BGL advocate making improvements in provisions for transparency and data gathering. We agree with them! Such changes can only improve the matching process. However, we do not agree on the following point: the question of recruitment and inbreeding is, for them, essentially a problem of information. In our view, academic relationships, like any social relationships, are not merely a vehicle for passing on information. They also imply relationships of loyalty, of gift-exchanges, of understanding and solidarity. A thesis supervisor supports his or her doctoral students, has a friendly relationship with them, encourages them to publish work, helps them to find a teaching position and is concerned for their academic future: this is considered a positive thing provided that achieving such goals is not entirely at the professor’s discretion. If we consider this solidarity to be an important factor, we may repeat our question concerning the relationship between information gathering and inbreeding. Do we have recourse to local relationships because, as BGL argue, the information system in place is insufficient? Or is it because we can (and want to) rely on local relationships that we do not need to seek out better quality information? In the United States, the correlation between the banning of inbreeding and the intensity of the information gathering process (the job market) would indicate that the second trend follows on from the first.

This is our reason for remaining in favour of a regulation of inbred recruitment by the public authorities (which does not prevent them from carrying out more in-depth studies than ours before making a decision). Several routes to regulation could be followed, and these are not mutually exclusive:

General measures regulating competition:

  • increased transparency and better existing procedures
  • a national selection competition
  • a more restrictive National University Council (CNU)

Policies focusing specifically on the question of inbreeding

  • an incentive policy
  • a quota system
  • a ban on inbreeding

These different measures should be considered from the point of view of recruitment objectives – by limiting controversial appointments on the one hand, and by enabling job matching that is academically beneficial to both universities and candidates on the other hand – and from the point of view of feasibility and implementation costs.

The aim of these general measures is to improve the overall recruitment process and, if the procedures are correct, to limit all recruitment errors and all forms of favouritism. On the other hand, targeting inbred recruitment is necessary when we believe it to have become a form of large-scale bias that owes a great deal to personal relationships based on loyalty. Even though we may be able to imagine the adverse consequences of reducing or curbing inbreeding, such as producing other kinds of networks and loyalties, it is highly likely that the impact of such relationships would be far lower than in the case of inbreeding. When an inbred graduate is appointed, the effect of loyalty is increased because it is mutual. Several members of staff know and personally value the inbred candidate. When faced with an external candidate, however, there is less likely to be a convergence of loyalties. Although loyalties may still transfer to other institutions (a professor may have a friend in another university who enthusiastically supports his or her student and actively encourages that professor to appoint the student), the overall impact is clearly diminished in relation to the direct impact [11].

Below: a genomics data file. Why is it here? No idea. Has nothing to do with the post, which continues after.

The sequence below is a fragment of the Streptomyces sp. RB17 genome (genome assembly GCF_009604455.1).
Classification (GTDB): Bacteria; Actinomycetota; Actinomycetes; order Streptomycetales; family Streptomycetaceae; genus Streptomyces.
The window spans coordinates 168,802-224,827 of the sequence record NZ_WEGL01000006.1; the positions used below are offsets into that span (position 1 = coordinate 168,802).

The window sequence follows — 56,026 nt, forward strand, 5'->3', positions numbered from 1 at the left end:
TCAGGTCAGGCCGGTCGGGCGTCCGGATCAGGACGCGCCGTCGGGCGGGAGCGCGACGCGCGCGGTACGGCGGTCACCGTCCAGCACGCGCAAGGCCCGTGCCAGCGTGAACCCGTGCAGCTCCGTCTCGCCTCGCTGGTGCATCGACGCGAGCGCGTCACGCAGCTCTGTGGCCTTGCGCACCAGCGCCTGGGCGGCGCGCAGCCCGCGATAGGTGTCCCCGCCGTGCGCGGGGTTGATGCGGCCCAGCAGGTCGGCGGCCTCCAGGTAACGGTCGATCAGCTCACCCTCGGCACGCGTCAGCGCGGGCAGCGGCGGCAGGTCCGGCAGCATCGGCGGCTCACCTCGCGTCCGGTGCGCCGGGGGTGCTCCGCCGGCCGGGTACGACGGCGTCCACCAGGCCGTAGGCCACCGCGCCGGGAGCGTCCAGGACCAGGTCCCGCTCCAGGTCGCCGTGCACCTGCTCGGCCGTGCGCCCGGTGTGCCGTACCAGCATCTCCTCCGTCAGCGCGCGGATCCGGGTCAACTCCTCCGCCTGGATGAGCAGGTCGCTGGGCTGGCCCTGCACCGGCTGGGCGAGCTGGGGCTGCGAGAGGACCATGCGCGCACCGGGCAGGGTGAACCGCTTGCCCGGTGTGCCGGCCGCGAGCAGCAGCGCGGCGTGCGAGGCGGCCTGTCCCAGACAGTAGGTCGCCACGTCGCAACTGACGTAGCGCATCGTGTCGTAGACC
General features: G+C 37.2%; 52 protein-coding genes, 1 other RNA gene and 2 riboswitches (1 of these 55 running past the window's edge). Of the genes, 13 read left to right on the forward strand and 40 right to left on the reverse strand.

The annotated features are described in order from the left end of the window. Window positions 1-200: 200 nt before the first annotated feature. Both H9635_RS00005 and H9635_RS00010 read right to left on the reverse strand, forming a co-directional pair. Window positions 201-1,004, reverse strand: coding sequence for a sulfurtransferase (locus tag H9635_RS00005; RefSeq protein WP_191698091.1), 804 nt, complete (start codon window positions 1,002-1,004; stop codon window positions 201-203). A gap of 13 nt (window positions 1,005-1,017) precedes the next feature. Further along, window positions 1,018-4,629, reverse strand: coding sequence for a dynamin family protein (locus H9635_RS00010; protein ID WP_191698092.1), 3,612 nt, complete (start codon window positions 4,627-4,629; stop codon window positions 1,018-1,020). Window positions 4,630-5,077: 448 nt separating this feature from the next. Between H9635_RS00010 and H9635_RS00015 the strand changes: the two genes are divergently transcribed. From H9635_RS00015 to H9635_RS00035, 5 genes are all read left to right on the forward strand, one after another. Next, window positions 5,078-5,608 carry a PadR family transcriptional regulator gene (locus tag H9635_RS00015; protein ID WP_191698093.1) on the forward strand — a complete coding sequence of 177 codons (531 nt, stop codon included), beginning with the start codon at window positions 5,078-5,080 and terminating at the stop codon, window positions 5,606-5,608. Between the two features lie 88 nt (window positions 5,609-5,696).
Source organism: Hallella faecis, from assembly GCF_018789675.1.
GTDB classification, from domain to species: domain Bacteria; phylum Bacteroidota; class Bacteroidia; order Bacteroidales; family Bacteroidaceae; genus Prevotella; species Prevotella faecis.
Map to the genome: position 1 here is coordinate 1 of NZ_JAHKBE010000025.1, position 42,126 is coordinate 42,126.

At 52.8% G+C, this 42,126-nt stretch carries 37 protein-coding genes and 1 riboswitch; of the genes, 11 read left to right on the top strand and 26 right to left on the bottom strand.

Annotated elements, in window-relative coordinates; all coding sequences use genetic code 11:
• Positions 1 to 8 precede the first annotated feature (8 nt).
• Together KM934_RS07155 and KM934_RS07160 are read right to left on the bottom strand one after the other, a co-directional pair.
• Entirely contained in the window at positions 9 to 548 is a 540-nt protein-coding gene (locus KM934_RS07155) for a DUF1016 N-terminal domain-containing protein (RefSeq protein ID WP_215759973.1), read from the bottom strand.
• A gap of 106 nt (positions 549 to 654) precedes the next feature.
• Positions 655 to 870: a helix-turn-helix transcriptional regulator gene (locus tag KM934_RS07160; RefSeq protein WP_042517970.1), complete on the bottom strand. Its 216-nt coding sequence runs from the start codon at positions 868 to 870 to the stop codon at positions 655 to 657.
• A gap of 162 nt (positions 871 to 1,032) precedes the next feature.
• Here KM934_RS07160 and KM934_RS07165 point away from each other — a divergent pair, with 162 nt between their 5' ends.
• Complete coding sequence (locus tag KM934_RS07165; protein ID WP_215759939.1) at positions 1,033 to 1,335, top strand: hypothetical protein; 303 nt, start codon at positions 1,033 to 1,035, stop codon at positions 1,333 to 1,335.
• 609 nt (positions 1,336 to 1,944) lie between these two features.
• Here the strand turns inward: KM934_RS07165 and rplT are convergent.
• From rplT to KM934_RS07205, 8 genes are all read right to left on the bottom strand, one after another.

a) Increased transparency and better existing proceduresCentralising information on the recruitment process – as mathematicians do – would certainly improve the situation [12]. Revising the recruitment timetable, organising longer examinations, reimbursing candidates’ travel costs, establishing proper funding for those competitions which, paradoxically, are among the least costly of all the civil service: such measures will only improve things. There are two potential drawbacks: firstly, it is not known whether these measures will be sufficient; and obtaining funding in order to improve the quality of the recruitment process would be challenging at a time when there is an overall lack of available funding.